Creativity Workshop: Exploring and Dwelling in the Museum through Walking Self-Portraits 


At the door to KAM, a woman with dark curly hair and glasses is wearing a paper cape (right) and is fastening a cape around the shoulders of a woman in a hat (at left). Closer to the camera, other figures in paper capes are visible on either side.
Participants prepare for the workshop "Exploring and Dwelling in the Museum through Walking Self Portraits" by helping each other fasten capes made of paper before entering the museum, February 27, 2020. Photo by Tiffany Teng.


Three figures are talking and fastening white paper capes around their shoulders. On the table in front of them is tape and a bin of colorful writing implements—crayons and markers. The paper they wear is unmarked.
Participants in paper capes prepare for the workshop "Exploring and Dwelling in the Museum through Walking Self Portraits" before entering the museum, February 27, 2020. Photo by Tiffany Teng.


Two women in capes sit on the gallery floor before a sculpture of a small child in an ornate, beaded dress and gas mask. The dress is rose colored and the beadwork uses seed beads sewn in botanical motifs. One girl
Workshop participants consider Naomi Bebo's "Woodland Child in Gas Mask" and add to each other's self portraits, February 27,2020. Photo by Tiffany Teng


A young woman with short hair, a flowered shirt, and red pants sits on the floor and draws on her paper cape (also on the floor). Behind her is a small, olive green pre-Civil War Face Jug from Edgefield, South Carolina on a pedestal.
A workshop participant adds to her walking self-portrait in the Bow Gallery, adjacent to the museum's nineteenth-century Face Jug, February 27, 2020. Photo by Tiffany Teng.


A museum visitor in a grey hoodie and hat semi-reclines on a museum bench to draw on their paper cape. Behind the visitor, who is African American, is a painting of Our Lady of the Remedies of La Paz.
A workshop participant in the Bow Gallery draws on their walking self-portrait cape, February 27, 2020. Photo by Tiffany Teng


A person with a paper cape covering their face and torso holds a red pencil and rests on the wooden gallery floor. The writing on the cape says GAZING LOSS in large letters and I Remember You with a drawing of an eye near I and a tree as the Y in You.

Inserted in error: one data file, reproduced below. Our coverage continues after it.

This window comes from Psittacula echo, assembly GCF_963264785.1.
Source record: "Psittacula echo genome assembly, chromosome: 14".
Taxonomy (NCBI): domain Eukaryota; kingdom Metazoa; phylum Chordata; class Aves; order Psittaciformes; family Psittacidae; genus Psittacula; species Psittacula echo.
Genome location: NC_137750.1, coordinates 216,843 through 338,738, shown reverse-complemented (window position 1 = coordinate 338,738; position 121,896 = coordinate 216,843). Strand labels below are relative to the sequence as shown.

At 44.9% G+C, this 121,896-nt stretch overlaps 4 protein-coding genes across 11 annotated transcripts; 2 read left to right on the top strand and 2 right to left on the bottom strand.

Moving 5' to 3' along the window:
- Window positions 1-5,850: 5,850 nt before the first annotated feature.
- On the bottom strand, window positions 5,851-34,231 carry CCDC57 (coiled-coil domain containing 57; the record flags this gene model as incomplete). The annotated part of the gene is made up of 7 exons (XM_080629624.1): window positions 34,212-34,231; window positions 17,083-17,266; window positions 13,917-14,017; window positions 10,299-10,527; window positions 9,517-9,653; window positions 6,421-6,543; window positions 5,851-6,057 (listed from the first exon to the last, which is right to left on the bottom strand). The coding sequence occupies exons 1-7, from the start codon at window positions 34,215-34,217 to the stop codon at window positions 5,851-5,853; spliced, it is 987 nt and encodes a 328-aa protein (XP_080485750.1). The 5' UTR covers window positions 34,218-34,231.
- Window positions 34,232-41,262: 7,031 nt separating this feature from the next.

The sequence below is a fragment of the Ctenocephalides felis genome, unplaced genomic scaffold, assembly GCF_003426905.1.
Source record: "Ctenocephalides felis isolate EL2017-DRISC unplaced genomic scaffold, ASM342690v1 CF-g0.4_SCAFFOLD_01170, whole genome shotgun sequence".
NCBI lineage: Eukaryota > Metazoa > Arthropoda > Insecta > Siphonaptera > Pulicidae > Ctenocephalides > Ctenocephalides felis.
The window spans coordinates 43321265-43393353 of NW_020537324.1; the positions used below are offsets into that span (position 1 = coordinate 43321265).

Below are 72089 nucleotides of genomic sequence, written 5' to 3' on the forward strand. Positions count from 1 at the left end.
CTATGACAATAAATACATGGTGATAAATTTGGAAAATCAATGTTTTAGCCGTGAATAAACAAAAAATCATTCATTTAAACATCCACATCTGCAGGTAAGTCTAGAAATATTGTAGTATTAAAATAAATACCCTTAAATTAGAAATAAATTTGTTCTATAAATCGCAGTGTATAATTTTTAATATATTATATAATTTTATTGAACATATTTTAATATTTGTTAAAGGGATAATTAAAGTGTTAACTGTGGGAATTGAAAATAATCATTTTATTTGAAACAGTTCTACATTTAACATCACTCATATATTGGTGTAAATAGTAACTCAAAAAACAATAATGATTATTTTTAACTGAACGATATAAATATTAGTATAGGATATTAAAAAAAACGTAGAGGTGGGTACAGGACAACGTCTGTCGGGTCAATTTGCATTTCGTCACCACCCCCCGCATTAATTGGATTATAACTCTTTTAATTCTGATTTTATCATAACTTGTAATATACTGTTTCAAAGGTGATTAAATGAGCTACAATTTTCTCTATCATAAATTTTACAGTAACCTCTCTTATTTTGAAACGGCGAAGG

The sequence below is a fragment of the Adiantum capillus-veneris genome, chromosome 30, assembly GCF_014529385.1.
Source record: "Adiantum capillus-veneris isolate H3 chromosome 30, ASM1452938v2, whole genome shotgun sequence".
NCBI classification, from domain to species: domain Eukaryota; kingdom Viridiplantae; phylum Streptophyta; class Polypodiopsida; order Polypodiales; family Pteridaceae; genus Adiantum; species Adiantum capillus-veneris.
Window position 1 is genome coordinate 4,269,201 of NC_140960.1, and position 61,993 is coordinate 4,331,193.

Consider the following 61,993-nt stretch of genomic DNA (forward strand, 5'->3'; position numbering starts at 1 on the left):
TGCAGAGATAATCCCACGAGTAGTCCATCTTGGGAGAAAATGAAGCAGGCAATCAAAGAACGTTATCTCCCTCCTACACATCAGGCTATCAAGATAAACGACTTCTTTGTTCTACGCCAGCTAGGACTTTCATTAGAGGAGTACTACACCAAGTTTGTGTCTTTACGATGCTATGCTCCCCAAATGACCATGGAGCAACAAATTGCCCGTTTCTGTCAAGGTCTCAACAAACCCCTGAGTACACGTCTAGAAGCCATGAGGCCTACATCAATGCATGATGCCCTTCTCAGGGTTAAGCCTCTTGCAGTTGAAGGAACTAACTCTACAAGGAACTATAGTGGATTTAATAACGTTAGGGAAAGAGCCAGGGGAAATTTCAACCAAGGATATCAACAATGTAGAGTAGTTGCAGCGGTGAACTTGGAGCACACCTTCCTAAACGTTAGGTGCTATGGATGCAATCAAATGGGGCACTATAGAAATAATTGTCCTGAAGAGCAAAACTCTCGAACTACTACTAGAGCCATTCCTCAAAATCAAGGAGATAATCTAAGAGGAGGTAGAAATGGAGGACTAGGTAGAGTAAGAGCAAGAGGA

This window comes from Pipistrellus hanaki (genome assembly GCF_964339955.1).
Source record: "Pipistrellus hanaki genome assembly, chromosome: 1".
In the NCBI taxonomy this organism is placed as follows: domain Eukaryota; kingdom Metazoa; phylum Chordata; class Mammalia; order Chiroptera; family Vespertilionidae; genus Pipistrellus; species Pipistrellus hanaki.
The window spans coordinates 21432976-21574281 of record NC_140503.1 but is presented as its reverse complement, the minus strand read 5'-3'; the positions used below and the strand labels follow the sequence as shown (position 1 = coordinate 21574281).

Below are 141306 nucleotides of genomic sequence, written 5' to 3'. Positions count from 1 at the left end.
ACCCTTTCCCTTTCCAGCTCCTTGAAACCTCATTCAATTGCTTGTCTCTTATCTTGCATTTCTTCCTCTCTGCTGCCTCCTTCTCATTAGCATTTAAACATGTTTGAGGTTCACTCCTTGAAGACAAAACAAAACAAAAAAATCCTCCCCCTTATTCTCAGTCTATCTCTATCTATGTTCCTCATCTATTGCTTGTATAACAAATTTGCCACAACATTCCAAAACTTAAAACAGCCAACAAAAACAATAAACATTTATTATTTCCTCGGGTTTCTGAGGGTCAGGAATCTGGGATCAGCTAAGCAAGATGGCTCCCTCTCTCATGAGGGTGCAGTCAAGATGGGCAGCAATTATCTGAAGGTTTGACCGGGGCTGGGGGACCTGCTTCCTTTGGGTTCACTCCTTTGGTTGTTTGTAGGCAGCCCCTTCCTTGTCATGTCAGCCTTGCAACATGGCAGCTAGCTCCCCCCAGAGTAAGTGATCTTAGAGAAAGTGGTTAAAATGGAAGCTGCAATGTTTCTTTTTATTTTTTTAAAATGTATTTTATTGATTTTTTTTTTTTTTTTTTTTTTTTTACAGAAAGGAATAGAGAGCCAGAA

A workshop participant follows the walking self-portrait script, laying down in the gallery in front of a work of art, February 27, 2020. Photo by Tiffany Teng


Image of the back of two capes from the workshop The left one features the words "MASK' and 'WE CREATE, WE DESTROY', along with a story in cursive. The right cape has a drawing and cursive writing 'Grave Yard' and 'birds' among other words.
Finished walking self-portraits from the creativity workshop, February 27, 2020. Photo by Tiffany Teng
Student Engagement

On Thursday evening, a rather unusual gathering of people wrapped in paper capes convened outside of the Krannert Art Museum.

The group of twenty-five participants ranged from senior faculty members to a 10 year-old girl.

At the start of the workshop, the group assembled into a single-file line, entered the museum, and began a slow paced, silent walk around the galleries. The rustling of paper capes and processional performance walk created a unique atmosphere within the museum space. Passersby and museum guards stared curious, amused, and maybe slightly unsettled at this unconventional scene.

Through performative introductory and concluding walks, we collectively explored relationships between the museum and self. The paper ‘capes,’ inspired by the artist Hélio Oiticica and his works Parangolés (ca.1965-1970) and Dada artist Hugo Ball’s lobster costume (1916), were designed to encourage participants to be aware of their body as they moved about the space. Between the walks, participants worked from a set of scores to explore three aspects of the self - memory, intervention, and collectivity - in dialogue with art and the museum.

After the exploration, some participants responded with comments about how the scores such as lying down in front of an artwork and the cape’s tendency to restrict movement changed the way they thought about their bodies in museums. Another commented that the weather-like sounds generated by our capes changed the museum environment. Our youngest participant, in a rave review stated, “It was actually worth my time.” 

Thank you to all participants and to the Krannert Art Museum for accepting our invitation to engage with art spaces through looking -- not only at art, but also ourselves.


Authors and Event Organizers: Catalina Hernández Cabal, Ahu Yolaç, and Jody Stokes-Casey, art education PhD students

February 27, 2020